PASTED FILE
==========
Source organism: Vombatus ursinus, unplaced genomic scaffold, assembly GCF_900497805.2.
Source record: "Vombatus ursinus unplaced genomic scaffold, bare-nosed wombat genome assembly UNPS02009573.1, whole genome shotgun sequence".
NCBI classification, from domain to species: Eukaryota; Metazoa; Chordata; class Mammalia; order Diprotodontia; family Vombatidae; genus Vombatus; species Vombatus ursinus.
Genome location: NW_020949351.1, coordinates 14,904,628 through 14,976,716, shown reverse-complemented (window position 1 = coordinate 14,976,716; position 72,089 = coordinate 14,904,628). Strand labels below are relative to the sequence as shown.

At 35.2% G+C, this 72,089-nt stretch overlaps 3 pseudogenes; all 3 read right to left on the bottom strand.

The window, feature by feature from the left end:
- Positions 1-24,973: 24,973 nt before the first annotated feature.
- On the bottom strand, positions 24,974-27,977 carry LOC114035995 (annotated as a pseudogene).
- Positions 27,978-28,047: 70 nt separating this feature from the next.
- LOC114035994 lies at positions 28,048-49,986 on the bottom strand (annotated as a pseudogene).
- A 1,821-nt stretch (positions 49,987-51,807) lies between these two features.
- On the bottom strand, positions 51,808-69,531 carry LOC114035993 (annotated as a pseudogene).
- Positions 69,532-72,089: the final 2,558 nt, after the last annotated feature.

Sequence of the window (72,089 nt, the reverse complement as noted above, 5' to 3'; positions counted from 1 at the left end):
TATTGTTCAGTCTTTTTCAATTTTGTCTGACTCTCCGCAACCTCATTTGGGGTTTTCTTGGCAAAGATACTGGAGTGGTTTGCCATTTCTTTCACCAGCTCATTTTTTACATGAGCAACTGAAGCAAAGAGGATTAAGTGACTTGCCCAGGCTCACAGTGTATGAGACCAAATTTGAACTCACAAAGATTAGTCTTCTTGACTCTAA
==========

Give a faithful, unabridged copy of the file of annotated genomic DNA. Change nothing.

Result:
Source organism: Vombatus ursinus, unplaced genomic scaffold, assembly GCF_900497805.2.
Source record: "Vombatus ursinus unplaced genomic scaffold, bare-nosed wombat genome assembly UNPS02009573.1, whole genome shotgun sequence".
NCBI classification, from domain to species: Eukaryota; Metazoa; Chordata; class Mammalia; order Diprotodontia; family Vombatidae; genus Vombatus; species Vombatus ursinus.
Genome location: NW_020949351.1, coordinates 14,904,628 through 14,976,716, shown reverse-complemented (window position 1 = coordinate 14,976,716; position 72,089 = coordinate 14,904,628). Strand labels below are relative to the sequence as shown.

At 35.2% G+C, this 72,089-nt stretch overlaps 3 pseudogenes; all 3 read right to left on the bottom strand.

The window, feature by feature from the left end:
- Positions 1-24,973: 24,973 nt before the first annotated feature.
- On the bottom strand, positions 24,974-27,977 carry LOC114035995 (annotated as a pseudogene).
- Positions 27,978-28,047: 70 nt separating this feature from the next.
- LOC114035994 lies at positions 28,048-49,986 on the bottom strand (annotated as a pseudogene).
- A 1,821-nt stretch (positions 49,987-51,807) lies between these two features.
- On the bottom strand, positions 51,808-69,531 carry LOC114035993 (annotated as a pseudogene).
- Positions 69,532-72,089: the final 2,558 nt, after the last annotated feature.

Sequence of the window (72,089 nt, the reverse complement as noted above, 5' to 3'; positions counted from 1 at the left end):
TATTGTTCAGTCTTTTTCAATTTTGTCTGACTCTCCGCAACCTCATTTGGGGTTTTCTTGGCAAAGATACTGGAGTGGTTTGCCATTTCTTTCACCAGCTCATTTTTTACATGAGCAACTGAAGCAAAGAGGATTAAGTGACTTGCCCAGGCTCACAGTGTATGAGACCAAATTTGAACTCACAAAGATTAGTCTTCTTGACTCTAA